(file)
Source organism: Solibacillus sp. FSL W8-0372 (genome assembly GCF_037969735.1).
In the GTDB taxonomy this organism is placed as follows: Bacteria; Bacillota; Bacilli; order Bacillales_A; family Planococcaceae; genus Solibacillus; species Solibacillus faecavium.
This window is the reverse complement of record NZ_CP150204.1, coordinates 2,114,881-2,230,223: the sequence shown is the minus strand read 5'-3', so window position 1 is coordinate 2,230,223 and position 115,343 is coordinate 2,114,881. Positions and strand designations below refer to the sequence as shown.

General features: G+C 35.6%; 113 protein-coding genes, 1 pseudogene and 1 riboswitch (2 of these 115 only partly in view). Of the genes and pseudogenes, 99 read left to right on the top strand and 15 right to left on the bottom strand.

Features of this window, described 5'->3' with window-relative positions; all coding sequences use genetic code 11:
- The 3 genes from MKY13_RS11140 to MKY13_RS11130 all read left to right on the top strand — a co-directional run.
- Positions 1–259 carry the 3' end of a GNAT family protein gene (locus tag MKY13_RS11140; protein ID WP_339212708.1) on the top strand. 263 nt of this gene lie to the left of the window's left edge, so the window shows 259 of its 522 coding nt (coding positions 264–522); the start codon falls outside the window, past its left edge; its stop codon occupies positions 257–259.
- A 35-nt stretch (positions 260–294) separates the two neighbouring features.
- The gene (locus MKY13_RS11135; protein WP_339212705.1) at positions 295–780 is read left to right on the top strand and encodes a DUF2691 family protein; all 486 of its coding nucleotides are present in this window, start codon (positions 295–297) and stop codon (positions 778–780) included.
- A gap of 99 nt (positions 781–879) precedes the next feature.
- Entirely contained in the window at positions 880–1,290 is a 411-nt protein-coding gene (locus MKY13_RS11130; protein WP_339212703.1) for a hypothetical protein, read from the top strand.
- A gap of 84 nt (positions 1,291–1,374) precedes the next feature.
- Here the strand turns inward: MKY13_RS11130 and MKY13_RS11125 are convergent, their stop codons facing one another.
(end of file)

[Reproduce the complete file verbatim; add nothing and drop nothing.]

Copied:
Source organism: Solibacillus sp. FSL W8-0372 (genome assembly GCF_037969735.1).
In the GTDB taxonomy this organism is placed as follows: Bacteria; Bacillota; Bacilli; order Bacillales_A; family Planococcaceae; genus Solibacillus; species Solibacillus faecavium.
This window is the reverse complement of record NZ_CP150204.1, coordinates 2,114,881-2,230,223: the sequence shown is the minus strand read 5'-3', so window position 1 is coordinate 2,230,223 and position 115,343 is coordinate 2,114,881. Positions and strand designations below refer to the sequence as shown.

General features: G+C 35.6%; 113 protein-coding genes, 1 pseudogene and 1 riboswitch (2 of these 115 only partly in view). Of the genes and pseudogenes, 99 read left to right on the top strand and 15 right to left on the bottom strand.

Features of this window, described 5'->3' with window-relative positions; all coding sequences use genetic code 11:
- The 3 genes from MKY13_RS11140 to MKY13_RS11130 all read left to right on the top strand — a co-directional run.
- Positions 1–259 carry the 3' end of a GNAT family protein gene (locus tag MKY13_RS11140; protein ID WP_339212708.1) on the top strand. 263 nt of this gene lie to the left of the window's left edge, so the window shows 259 of its 522 coding nt (coding positions 264–522); the start codon falls outside the window, past its left edge; its stop codon occupies positions 257–259.
- A 35-nt stretch (positions 260–294) separates the two neighbouring features.
- The gene (locus MKY13_RS11135; protein WP_339212705.1) at positions 295–780 is read left to right on the top strand and encodes a DUF2691 family protein; all 486 of its coding nucleotides are present in this window, start codon (positions 295–297) and stop codon (positions 778–780) included.
- A gap of 99 nt (positions 781–879) precedes the next feature.
- Entirely contained in the window at positions 880–1,290 is a 411-nt protein-coding gene (locus MKY13_RS11130; protein WP_339212703.1) for a hypothetical protein, read from the top strand.
- A gap of 84 nt (positions 1,291–1,374) precedes the next feature.
- Here the strand turns inward: MKY13_RS11130 and MKY13_RS11125 are convergent, their stop codons facing one another.